Culture Improvement Resources
Culture refers to shared attitudes, beliefs, and patterns of behaviour that determine what is normal or expected, and ultimately determine how a group or organization functions. It’s “the way we do things around here.” In health care, culture includes topics like teamwork, communication, dedication to safety, stress recognition, just culture, and leadership.
A positive culture is associated with better outcomes for patients and a better experience for providers. The Joint Commission identified communication breakdown as the most common factor implicated in adverse events1. Academic evidence shows a correlation between strong teamwork and high quality of care2. We are beginning to see culture-related interventions improve clinical outcomes and reduce adverse events3.
HOW DO WE MAKE CULTURE CHANGE A PART OF OUR WORK?
Any hospital, unit, or individual can make a difference. Culture is about the way we work, so we can apply a culture lens to everything and anything we do. For example, if there is a scheduled in-service education session you could deliver content on communication or teamwork. If you’re working on clinical changes (catheter insertion to reduce UTIs, antibiotic timing to reduce SSIs, oral care to reduce ventilator-associated pneumonia, to name a few) you could look at the role of culture as part of your improvement plan.
Culture Change Toolbox
The Culture Change Toolbox is a collection of tools and interventions for changing culture. It’s full of ideas, examples, and exercises. For each tool there are tips on how to apply it and a description of which components of culture it helps to improve.
You can also download the Toolbox.
How Does Your Team Communicate?
The Elephant in the Room
More than ever we have recognized the need to address “the elephant in the room” which often is closely connected to culture. Share this newly released video and start talking about How Your Team Communicates!
The Council offers resources for improving teamwork and communication:
- General education by understanding what your culture is like and how to take advantage of healthcare as a complex adaptive system,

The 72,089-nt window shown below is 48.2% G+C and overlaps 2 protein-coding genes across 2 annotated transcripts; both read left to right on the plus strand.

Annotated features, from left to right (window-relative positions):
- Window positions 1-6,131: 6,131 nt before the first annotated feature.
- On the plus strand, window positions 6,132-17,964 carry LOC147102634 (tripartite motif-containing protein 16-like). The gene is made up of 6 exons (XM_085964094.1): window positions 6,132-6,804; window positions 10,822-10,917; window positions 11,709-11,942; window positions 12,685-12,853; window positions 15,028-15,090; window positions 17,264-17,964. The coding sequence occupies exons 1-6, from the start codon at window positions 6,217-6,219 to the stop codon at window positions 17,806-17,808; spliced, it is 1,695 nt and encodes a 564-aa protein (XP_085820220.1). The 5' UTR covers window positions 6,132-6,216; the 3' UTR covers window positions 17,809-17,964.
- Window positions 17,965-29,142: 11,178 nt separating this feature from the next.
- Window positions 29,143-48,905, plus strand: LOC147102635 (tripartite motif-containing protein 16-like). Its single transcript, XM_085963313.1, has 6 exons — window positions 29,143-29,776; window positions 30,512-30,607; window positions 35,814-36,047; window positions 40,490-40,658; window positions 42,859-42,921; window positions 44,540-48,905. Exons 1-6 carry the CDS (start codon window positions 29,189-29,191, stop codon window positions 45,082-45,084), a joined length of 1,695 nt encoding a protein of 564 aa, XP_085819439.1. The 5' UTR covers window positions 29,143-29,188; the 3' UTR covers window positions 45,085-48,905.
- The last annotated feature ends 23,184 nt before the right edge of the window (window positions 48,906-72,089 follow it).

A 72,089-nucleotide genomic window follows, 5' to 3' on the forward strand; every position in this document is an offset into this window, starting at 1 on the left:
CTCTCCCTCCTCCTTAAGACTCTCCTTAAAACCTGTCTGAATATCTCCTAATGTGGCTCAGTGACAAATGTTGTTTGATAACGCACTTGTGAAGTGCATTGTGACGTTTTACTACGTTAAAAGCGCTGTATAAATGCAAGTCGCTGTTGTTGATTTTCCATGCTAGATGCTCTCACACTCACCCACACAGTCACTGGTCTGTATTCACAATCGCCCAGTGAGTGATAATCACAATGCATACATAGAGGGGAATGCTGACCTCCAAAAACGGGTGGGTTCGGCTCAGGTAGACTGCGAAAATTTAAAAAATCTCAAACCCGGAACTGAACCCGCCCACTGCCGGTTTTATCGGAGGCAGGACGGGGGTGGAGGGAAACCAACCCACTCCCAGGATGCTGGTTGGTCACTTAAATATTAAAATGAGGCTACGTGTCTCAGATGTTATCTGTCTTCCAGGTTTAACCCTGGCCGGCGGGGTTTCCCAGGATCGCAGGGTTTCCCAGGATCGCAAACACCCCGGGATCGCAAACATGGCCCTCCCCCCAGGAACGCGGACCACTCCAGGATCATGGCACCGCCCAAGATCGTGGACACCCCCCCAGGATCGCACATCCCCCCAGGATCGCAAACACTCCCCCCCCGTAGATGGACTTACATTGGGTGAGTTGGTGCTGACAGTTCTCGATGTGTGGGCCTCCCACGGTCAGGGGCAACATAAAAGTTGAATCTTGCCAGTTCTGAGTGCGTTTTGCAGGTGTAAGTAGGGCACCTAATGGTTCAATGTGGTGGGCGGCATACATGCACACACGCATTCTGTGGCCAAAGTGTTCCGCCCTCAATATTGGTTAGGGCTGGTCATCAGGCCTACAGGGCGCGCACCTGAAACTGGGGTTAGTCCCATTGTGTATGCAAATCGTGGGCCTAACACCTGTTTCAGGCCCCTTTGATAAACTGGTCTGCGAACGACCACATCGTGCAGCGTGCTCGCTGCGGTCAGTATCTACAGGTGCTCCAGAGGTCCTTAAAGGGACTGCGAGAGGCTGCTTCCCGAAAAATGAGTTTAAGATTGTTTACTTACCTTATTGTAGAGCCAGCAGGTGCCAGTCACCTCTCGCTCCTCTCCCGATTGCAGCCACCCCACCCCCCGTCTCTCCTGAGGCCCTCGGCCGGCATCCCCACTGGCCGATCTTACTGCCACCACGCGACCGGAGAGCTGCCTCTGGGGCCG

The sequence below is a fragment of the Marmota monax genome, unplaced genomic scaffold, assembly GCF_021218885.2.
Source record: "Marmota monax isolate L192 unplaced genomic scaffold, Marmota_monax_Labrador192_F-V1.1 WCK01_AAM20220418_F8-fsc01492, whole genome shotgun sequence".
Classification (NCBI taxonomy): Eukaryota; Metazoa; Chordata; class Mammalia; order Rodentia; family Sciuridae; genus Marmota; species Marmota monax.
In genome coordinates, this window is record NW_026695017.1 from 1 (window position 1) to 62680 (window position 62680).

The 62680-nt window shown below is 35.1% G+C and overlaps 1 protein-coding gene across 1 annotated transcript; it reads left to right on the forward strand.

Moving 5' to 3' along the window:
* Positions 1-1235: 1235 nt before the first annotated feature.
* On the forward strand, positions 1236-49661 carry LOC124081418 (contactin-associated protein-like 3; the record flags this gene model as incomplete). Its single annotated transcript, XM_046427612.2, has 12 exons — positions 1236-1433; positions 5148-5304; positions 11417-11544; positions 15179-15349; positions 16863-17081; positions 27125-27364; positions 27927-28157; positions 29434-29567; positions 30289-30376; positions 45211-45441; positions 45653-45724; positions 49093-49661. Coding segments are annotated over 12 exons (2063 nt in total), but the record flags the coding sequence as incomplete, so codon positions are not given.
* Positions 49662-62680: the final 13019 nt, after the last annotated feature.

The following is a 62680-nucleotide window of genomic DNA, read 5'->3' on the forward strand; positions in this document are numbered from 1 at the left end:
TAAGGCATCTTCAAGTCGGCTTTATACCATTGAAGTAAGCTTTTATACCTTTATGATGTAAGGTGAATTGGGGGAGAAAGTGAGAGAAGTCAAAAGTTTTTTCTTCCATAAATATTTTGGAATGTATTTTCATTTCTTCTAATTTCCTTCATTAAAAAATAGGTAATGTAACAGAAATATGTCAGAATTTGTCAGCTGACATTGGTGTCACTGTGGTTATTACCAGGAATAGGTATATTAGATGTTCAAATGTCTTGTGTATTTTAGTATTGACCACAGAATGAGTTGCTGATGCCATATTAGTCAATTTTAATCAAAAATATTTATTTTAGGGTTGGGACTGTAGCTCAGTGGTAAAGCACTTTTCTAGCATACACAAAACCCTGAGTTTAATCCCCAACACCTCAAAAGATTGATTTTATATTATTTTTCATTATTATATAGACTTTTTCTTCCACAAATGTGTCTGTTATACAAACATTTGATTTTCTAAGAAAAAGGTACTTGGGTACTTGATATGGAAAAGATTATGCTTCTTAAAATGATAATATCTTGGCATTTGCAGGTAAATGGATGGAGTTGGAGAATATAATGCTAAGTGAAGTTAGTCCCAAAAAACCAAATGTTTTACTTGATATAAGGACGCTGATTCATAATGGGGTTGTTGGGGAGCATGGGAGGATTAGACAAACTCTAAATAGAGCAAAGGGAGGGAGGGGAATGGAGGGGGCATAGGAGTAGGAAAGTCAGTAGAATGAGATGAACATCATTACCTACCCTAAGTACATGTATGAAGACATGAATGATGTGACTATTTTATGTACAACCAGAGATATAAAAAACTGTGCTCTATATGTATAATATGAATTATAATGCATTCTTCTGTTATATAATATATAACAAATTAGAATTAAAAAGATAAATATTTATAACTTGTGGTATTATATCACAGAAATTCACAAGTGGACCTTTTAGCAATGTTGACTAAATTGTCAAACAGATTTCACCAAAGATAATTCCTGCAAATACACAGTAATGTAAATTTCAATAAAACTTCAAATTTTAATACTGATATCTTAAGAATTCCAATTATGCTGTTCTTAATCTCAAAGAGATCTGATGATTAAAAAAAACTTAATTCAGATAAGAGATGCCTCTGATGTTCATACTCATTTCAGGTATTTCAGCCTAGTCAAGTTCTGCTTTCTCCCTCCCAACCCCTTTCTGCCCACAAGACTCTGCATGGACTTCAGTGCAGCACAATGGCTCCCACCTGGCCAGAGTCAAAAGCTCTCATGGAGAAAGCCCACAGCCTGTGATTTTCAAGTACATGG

- Team building games and activities that help engage clinical teams and provide an opportunity for interactive coaching,
- Shadowing observations and how to provide feedback and mentorship through these observations,
- Peer coaching teams to support non-technical skills in the operating room.
Check out the companion resources that we’ve created to go with the video to help your team address some of your “elephants”.
- Measuring for Culture Improvement
How can we know if our changes make a difference? This guide explains how to develop measures to assess culture change.
- The Safety Attitudes Questionnaire is a survey that can be used to measure current culture. The University of Texas SAQ is available online.
Observation is another way to assess the current state of teamwork, communication, and other elements of culture:
- Safe Surgery 2015 South Carolina has a tool for observing the Surgical Safety Checklist and a tool for observing teamwork
- The CATS tool is used to observe teamwork or non-technical skills: CATS Tool and background article on CATS
- The NOTECHS tool is used to observe teamwork or non-technical skills: NOTECHS Tooland background article on NOTECHS
- Disease-Specific Care Certification – National Patient Safety Goals. Oak Brook Terrace (IL): The Joint Commission; 2008. Available from: http//www.jointcommision.org.
- Manser, T. 2009. Teamwork and patient safety in dynamic domains of healthcare: a review of the literature. Acta Anaesthesiol Scand 53: 143–151.
- Neily, J. 2010. Association Between Implementation of a Medical Team Training Program and Surgical Mortality JAMA 304(15): 1693-1700.